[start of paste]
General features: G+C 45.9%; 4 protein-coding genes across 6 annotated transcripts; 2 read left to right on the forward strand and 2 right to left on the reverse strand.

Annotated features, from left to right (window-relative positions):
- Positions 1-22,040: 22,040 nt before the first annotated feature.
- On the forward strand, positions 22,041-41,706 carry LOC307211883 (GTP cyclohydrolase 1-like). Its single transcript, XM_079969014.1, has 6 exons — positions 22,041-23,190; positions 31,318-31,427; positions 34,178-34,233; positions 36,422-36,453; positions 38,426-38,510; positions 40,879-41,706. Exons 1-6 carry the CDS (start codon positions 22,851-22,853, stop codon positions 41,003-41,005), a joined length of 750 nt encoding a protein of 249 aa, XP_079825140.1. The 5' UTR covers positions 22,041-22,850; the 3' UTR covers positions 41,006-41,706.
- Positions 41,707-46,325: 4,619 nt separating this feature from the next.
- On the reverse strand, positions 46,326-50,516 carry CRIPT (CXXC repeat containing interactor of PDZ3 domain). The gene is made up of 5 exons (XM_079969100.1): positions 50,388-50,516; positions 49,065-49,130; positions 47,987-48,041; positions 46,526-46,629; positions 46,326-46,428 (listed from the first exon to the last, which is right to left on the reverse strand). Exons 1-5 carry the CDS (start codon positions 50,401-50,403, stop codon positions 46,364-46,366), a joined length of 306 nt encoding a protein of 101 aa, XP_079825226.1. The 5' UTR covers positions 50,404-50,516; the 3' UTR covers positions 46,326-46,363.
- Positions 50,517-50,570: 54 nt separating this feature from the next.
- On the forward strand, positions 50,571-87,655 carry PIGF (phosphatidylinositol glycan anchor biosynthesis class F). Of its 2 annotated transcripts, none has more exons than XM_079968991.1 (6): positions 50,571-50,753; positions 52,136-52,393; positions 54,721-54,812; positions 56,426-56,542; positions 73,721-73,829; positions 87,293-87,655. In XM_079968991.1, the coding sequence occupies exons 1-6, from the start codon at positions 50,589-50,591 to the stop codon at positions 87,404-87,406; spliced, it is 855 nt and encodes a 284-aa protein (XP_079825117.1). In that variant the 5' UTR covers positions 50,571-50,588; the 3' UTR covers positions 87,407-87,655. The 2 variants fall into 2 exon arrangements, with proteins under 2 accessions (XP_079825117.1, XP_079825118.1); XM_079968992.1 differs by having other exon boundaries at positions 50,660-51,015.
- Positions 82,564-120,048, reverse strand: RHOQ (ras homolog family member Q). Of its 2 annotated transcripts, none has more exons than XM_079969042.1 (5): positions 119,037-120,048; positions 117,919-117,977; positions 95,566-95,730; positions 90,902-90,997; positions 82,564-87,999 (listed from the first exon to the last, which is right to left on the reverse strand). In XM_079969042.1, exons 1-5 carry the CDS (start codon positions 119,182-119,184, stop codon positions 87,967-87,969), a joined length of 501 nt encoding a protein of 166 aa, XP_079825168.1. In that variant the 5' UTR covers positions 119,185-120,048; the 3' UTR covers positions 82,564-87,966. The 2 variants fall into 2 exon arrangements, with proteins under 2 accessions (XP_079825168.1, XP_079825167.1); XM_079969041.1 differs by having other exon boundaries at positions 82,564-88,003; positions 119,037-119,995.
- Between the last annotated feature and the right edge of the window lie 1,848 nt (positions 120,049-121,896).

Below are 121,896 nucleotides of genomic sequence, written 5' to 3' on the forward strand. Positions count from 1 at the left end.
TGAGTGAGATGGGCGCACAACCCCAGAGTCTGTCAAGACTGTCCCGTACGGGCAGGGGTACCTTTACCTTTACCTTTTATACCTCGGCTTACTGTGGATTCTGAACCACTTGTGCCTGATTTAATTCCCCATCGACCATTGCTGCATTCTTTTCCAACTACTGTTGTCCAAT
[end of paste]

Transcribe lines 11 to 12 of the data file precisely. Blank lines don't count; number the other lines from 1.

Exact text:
Below are 121,896 nucleotides of genomic sequence, written 5' to 3' on the forward strand. Positions count from 1 at the left end.
TGAGTGAGATGGGCGCACAACCCCAGAGTCTGTCAAGACTGTCCCGTACGGGCAGGGGTACCTTTACCTTTACCTTTTATACCTCGGCTTACTGTGGATTCTGAACCACTTGTGCCTGATTTAATTCCCCATCGACCATTGCTGCATTCTTTTCCAACTACTGTTGTCCAAT